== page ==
NEWTOWN — Victor Benson will never forget the man who walked into his shop and said, “I want a gun to shoot my son-in-law.”

Benson didn’t care whether the man was joking or not.

“You just don’t walk in and say something like that,” said Benson, owner of the Freedom Shoppe in New Milford for the last 17 years. “I memorized what he looked like, and he’s never buying a gun from me.”

Such encounters are rare for Benson, who knows 90 percent of his customers. But when strangers do walk in, Benson is like any other gun store owner who needs to know that his buyers are mentally fit and law-abiding, and he said anything that closes gaps in the federal background check process for gun shop purchases gets his vote.

The last thing any merchant wants is to approve a sale to someone who shouldn’t have a gun because that person’s name was never entered in the federal database. That’s what happened in Texas on Nov. 5, when a convicted domestic abuser whose records were never submitted to the background database was able to buy guns and massacre 26 people in a church.

“I don’t want to be that guy who sells a gun to some nut,” Benson said.

Support for better background checks from Benson and thousands of merchants like him in Connecticut and across the country is one reason for all the discussion last week about bipartisan bills to close gaps in the National Instant Criminal Background Check System.

Another reason: It’s so rare for Democrats and the firearms industry to find common ground that when they do, it almost seems too good to be true.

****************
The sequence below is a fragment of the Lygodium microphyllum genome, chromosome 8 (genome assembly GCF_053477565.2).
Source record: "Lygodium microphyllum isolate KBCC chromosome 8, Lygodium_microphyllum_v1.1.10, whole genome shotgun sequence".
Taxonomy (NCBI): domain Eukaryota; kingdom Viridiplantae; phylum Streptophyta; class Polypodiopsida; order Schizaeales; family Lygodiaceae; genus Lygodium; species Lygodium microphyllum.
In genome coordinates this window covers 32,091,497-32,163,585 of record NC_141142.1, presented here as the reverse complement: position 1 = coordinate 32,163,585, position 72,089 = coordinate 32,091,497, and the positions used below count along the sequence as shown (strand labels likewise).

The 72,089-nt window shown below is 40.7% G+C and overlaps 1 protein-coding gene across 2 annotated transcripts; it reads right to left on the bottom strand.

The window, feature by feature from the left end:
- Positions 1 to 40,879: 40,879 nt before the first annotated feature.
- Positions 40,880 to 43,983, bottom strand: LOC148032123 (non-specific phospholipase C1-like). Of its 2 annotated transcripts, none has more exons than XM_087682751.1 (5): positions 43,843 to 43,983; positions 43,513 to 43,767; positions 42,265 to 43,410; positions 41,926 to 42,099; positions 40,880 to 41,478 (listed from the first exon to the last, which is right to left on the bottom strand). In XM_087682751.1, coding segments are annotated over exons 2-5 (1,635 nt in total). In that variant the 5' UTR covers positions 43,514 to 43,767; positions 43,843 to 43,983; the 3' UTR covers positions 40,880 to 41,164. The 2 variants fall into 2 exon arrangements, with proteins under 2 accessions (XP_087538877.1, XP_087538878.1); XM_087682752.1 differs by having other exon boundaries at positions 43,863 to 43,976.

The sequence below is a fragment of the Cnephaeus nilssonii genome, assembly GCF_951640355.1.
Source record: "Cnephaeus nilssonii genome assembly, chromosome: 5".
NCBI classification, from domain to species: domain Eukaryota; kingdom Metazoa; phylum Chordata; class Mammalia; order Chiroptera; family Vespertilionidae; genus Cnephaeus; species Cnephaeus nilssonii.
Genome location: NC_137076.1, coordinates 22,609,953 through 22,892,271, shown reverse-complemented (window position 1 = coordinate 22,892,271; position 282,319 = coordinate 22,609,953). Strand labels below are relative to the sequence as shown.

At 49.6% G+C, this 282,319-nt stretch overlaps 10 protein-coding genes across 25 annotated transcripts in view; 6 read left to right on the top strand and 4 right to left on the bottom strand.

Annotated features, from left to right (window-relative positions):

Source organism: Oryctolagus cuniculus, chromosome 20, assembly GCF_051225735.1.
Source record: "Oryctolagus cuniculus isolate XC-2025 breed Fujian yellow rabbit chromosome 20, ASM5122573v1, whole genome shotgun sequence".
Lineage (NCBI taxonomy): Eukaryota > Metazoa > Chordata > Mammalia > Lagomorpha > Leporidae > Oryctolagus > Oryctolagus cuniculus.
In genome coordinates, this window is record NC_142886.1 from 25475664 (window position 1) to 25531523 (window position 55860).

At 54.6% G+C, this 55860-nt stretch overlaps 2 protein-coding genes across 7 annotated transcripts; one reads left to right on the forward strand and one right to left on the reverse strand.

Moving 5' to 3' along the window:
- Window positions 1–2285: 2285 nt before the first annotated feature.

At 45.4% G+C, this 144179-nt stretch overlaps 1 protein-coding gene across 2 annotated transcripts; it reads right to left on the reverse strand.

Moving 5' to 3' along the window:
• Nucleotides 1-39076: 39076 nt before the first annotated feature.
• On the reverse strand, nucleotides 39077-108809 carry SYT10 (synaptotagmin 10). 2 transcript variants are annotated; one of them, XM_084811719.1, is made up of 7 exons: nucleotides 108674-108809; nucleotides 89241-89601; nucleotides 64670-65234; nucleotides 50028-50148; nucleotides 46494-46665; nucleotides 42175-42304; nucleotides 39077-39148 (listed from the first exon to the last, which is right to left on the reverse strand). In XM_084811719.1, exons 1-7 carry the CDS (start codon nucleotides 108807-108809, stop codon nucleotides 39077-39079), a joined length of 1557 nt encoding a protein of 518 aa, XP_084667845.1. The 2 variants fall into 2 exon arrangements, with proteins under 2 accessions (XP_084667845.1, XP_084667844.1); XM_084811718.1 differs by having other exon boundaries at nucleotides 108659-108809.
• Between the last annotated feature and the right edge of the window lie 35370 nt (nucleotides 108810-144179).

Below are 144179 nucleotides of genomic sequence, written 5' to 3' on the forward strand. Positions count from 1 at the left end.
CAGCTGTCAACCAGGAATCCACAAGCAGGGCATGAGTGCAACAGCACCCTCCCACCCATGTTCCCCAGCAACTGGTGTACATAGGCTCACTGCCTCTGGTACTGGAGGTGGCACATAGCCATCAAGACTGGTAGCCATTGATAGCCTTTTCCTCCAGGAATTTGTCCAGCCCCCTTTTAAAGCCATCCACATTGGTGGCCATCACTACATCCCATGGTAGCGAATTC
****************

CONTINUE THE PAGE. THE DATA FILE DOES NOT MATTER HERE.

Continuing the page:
“I think this is clearly a sweet spot for an agreement,” said Sen. Chris Murphy, a Democrat who is co-sponsoring one of the bills with Texas GOP Sen. John Cornyn. “The politics on this are changing.”

The legislation has even made temporary allies out of Sandy Hook Promise, the Newtown-based anti-gun violence nonprofit started by families who lost loved ones in the 2012 Sandy Hook massacre, and the National Shooting Sports Foundation, the Newtown-based trade association for the firearms industry.

Each group praised the Senate bill’s approach mixing support and enforcement to encourage agencies to fully report criminal and mental health records.

The “Fix NICS” bill would withhold funds from states and federal agencies that don’t fully report records of people who are barred from owning guns, and calls for priority in federal grantmaking for those that do comply. The bill would also provide money and technical assistance to help standardize varying definitions that now make reporting cumbersome.

The aim is to prevent gun sales to thousands of people with convictions for violent crimes and unstable mental health histories whose information has not been entered into NICS.

That work has already been started by NSSF, which has successfully lobbied 16 states to pass laws requiring better reporting practices. As a result, 2.8 million mental health records have been added to NICS in the last three years, said Jake McGuigan, director of governmental relations and state affairs at NSSF.

“In 2012, Massachusetts had one record entered into NICS,” McGuigan said. “Today Massachusetts has more than 14,000 records entered in the system.”

The House bill vote might sound like something all sides could welcome, but Democratic support was eroding on Friday because of fears that it would be packaged with another GOP bill making it easier for people with permits to carry concealed guns across state lines — a measure opposed by Democrats and gun violence prevention advocates in Newtown.